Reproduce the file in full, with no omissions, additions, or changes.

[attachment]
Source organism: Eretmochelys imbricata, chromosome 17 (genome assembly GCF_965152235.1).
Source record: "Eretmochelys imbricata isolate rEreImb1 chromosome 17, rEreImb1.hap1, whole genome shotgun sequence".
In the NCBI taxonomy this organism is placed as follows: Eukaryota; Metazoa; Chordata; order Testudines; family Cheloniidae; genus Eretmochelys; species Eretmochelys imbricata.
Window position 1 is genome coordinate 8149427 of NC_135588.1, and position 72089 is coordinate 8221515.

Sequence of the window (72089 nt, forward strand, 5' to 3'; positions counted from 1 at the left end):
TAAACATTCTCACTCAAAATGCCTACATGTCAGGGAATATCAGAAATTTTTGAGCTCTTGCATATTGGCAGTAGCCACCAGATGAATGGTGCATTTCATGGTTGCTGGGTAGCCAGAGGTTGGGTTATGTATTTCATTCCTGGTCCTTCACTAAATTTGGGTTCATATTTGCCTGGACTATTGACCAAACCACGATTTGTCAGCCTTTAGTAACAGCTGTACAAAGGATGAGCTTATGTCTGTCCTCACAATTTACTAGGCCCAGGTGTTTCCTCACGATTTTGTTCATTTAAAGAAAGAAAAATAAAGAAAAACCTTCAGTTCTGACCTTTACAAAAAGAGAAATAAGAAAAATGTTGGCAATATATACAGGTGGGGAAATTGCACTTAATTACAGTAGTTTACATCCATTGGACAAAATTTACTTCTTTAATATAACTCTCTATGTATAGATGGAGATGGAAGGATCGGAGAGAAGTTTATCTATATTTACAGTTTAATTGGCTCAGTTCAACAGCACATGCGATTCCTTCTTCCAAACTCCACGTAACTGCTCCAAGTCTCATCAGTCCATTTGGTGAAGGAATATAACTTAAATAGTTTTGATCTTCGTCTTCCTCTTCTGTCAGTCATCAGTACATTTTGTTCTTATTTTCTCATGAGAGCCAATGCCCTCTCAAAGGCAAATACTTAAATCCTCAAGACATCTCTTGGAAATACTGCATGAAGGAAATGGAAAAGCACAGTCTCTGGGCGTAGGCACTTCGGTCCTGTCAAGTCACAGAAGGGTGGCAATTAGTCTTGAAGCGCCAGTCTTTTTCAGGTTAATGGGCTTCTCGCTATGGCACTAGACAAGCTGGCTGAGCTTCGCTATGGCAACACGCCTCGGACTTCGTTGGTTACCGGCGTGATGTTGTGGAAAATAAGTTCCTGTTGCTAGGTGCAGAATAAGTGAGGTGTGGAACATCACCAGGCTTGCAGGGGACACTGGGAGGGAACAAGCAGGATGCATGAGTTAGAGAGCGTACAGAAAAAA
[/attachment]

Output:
Source organism: Eretmochelys imbricata, chromosome 17 (genome assembly GCF_965152235.1).
Source record: "Eretmochelys imbricata isolate rEreImb1 chromosome 17, rEreImb1.hap1, whole genome shotgun sequence".
In the NCBI taxonomy this organism is placed as follows: Eukaryota; Metazoa; Chordata; order Testudines; family Cheloniidae; genus Eretmochelys; species Eretmochelys imbricata.
Window position 1 is genome coordinate 8149427 of NC_135588.1, and position 72089 is coordinate 8221515.

Sequence of the window (72089 nt, forward strand, 5' to 3'; positions counted from 1 at the left end):
TAAACATTCTCACTCAAAATGCCTACATGTCAGGGAATATCAGAAATTTTTGAGCTCTTGCATATTGGCAGTAGCCACCAGATGAATGGTGCATTTCATGGTTGCTGGGTAGCCAGAGGTTGGGTTATGTATTTCATTCCTGGTCCTTCACTAAATTTGGGTTCATATTTGCCTGGACTATTGACCAAACCACGATTTGTCAGCCTTTAGTAACAGCTGTACAAAGGATGAGCTTATGTCTGTCCTCACAATTTACTAGGCCCAGGTGTTTCCTCACGATTTTGTTCATTTAAAGAAAGAAAAATAAAGAAAAACCTTCAGTTCTGACCTTTACAAAAAGAGAAATAAGAAAAATGTTGGCAATATATACAGGTGGGGAAATTGCACTTAATTACAGTAGTTTACATCCATTGGACAAAATTTACTTCTTTAATATAACTCTCTATGTATAGATGGAGATGGAAGGATCGGAGAGAAGTTTATCTATATTTACAGTTTAATTGGCTCAGTTCAACAGCACATGCGATTCCTTCTTCCAAACTCCACGTAACTGCTCCAAGTCTCATCAGTCCATTTGGTGAAGGAATATAACTTAAATAGTTTTGATCTTCGTCTTCCTCTTCTGTCAGTCATCAGTACATTTTGTTCTTATTTTCTCATGAGAGCCAATGCCCTCTCAAAGGCAAATACTTAAATCCTCAAGACATCTCTTGGAAATACTGCATGAAGGAAATGGAAAAGCACAGTCTCTGGGCGTAGGCACTTCGGTCCTGTCAAGTCACAGAAGGGTGGCAATTAGTCTTGAAGCGCCAGTCTTTTTCAGGTTAATGGGCTTCTCGCTATGGCACTAGACAAGCTGGCTGAGCTTCGCTATGGCAACACGCCTCGGACTTCGTTGGTTACCGGCGTGATGTTGTGGAAAATAAGTTCCTGTTGCTAGGTGCAGAATAAGTGAGGTGTGGAACATCACCAGGCTTGCAGGGGACACTGGGAGGGAACAAGCAGGATGCATGAGTTAGAGAGCGTACAGAAAAAA